he third component of GRECC's mission is clinical care. G
clinicians fulfill their clinical effort through service on thi
units:

Geriatric Evaluation and Management Unit
Palliative Care Unit
The Gait and Balance Clinic

The Geriatric Evaluation and Management Unit, or GEM, a
Palliative Care Unit, or PCU, are located on the third floor of the 1\
Home Care Unit Building. Each of these units has an interdisciplinar
dedicated to working with frail elders to help them achieve their gc
health care.
The 16-bed GEM selects patients with functional impairmei
rehabilitative needs. Over an average four-week stay, patient nee
comprehensively assessed and addressed, with the goal of dischargini
back to their home.
The Gait and Balance Clinic uses an interdisciplinary team of a p
therapist, physician, nurse and pharmacist to evaluate and treat older p
at high risk for falls.
The eight-bed PCU selects patients who are in the terminal pf
illness and addresses physical, emotional and family needs. Average let
stay is one or two weeks.
A geriatric fellow, attending physician and two medical residents r
knowledgeable and compassionate medical care on the GEM and PC


IOA Announcements

Miho K. Bautista, M.D., a clinical assistant professor and co-director of the
geriatric clerkship, recently passed the American Board of Internal Medicine
Specialty Board in Geriatric Medicine to become a board-certified geriatrician.

This spring we welcome a number people to the department of aging
and geriatrics.

Jameson DuPree, laboratory technician, Hazel Lees, M.S., laboratory tech-
nician, and Maria Seabra, M.S., senior laboratory technician, havejoined the
division of biology and aging.

Silvia Giovannini, M.D., is welcomed to the department as a postdoctoral
research associate from the Universita Cattolica del sacro Cuore in Rome, where
she is currently a geriatric fellow


Predictors of Adherence in LIFE

O here is national evidence of a decline in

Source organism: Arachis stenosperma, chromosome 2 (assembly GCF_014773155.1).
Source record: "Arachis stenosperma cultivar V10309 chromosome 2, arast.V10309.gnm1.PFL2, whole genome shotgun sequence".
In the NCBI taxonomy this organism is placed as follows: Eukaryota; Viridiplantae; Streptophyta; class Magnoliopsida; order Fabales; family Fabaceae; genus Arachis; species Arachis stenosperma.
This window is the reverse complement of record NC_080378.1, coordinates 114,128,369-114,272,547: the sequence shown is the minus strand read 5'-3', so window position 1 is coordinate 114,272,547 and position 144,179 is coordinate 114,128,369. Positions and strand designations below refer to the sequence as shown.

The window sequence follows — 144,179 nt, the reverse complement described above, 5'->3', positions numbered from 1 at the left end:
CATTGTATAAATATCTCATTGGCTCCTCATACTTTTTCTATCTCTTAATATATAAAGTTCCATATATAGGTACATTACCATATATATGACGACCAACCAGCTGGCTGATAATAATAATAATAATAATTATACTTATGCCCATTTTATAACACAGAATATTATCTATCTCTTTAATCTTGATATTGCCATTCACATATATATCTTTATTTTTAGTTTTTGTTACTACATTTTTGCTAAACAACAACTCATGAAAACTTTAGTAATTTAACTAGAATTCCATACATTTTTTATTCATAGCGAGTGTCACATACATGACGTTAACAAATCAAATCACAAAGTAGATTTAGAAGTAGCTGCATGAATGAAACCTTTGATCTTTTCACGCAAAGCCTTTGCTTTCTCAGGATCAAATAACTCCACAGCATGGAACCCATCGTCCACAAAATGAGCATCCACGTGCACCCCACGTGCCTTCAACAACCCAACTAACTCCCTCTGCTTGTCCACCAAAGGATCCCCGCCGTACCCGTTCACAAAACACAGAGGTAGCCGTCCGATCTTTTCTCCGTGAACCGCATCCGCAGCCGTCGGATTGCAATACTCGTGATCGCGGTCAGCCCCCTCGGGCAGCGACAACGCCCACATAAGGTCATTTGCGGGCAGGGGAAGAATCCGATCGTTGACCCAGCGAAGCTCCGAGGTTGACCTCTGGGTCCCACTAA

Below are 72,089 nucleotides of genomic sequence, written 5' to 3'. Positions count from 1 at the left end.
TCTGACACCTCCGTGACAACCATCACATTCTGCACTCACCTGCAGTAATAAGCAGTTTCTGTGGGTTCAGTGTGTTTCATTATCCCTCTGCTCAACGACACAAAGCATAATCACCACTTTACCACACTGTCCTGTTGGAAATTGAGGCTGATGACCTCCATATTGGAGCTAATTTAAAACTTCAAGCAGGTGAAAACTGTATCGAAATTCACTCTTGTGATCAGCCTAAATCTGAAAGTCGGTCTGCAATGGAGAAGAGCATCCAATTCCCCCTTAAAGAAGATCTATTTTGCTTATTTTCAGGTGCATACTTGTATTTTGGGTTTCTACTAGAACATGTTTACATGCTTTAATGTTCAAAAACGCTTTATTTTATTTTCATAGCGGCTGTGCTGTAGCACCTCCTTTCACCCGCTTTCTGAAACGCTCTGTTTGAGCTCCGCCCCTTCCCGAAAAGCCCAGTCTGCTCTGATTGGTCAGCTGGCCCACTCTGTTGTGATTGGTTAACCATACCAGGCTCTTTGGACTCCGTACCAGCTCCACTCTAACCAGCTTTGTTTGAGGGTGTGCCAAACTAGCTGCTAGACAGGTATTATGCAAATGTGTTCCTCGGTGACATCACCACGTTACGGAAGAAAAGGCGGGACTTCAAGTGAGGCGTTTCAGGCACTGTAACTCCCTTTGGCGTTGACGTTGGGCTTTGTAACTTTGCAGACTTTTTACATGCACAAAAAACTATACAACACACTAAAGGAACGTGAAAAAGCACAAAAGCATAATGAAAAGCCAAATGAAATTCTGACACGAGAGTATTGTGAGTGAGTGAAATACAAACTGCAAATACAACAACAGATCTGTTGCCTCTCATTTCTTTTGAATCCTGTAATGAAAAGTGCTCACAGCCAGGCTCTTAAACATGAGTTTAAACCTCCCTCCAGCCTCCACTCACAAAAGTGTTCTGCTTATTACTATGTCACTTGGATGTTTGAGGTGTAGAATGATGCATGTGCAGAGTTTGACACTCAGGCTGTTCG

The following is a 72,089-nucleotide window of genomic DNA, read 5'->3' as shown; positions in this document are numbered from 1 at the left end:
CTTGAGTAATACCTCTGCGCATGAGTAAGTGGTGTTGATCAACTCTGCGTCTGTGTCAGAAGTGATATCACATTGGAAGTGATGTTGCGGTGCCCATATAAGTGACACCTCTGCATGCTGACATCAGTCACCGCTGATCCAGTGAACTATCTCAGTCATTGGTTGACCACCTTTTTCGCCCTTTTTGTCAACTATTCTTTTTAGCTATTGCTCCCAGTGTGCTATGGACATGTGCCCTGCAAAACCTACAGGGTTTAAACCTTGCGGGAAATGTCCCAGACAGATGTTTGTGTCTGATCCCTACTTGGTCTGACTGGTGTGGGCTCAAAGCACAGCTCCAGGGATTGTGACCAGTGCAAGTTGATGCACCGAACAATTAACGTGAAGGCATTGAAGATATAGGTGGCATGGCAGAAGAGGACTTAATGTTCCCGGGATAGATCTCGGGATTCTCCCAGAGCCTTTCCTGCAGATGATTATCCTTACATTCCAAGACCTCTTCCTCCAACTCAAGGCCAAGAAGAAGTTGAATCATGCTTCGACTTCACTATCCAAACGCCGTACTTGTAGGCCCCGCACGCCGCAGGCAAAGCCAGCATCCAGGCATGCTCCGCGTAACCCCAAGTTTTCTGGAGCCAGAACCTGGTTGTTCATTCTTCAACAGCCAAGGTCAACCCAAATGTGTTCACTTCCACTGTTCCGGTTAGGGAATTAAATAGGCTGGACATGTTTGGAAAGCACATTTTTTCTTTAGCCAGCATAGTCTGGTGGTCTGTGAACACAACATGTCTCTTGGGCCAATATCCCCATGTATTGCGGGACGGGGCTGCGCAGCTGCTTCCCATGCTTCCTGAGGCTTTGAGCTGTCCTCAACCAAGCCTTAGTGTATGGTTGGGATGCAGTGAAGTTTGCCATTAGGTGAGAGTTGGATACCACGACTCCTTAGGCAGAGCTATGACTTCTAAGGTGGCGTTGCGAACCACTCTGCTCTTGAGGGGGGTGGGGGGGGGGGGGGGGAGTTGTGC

physical activity with age and an association
between inactivity and increased risk for
physical disability. The Lifestyle Interventions and
Independence for Elders (LIFE) Pilot is a randomized
controlled trial that was designed to examine the
feasibility of conducting a large multi-center trial on
the effects of increasing physical activity in sedentary,
functionally compromised older adults to delay or
prevent the onset of mobility disability. One of the
objectives was to examine predictors of adherence to
physical activity.
The community setting for the pilot
included institution-based and home-based physical
activity for 213 men (31.1%) and women (68.9%)
with an average age of 76.5 years who were at risk for
disability. Adherence to physical activity interventions
was not related to differences in demographic profiles.
Similarly, there was not strong, consistent evidence that
adherence is related to comorbidities, level of physical
functioning, physical symptoms, or even cognitive
processes related to functioning and physical activity


that exist prior to the onset of an intervention.
The results were heartening in that the physical
activity intervention appears to have been well tolerated
by diverse groups of older adults. The role of prior
behavior in predicting later adherence to the program
underscores the importance of anticipating it and
developing advance interventions for its treat. T


Bhaskar Malayappan, Ph.D., comes to the department as a postdoctoral
research associate from Virginia Commonwealth University, Richmond, Va.,
wherehe was a postdoctoral associate.

Todd Manini, Ph.D., joins the department as a research assistant professor. He
will study energy expenditure in late life and design interventions to prevent the
onset of age-related disabling conditions.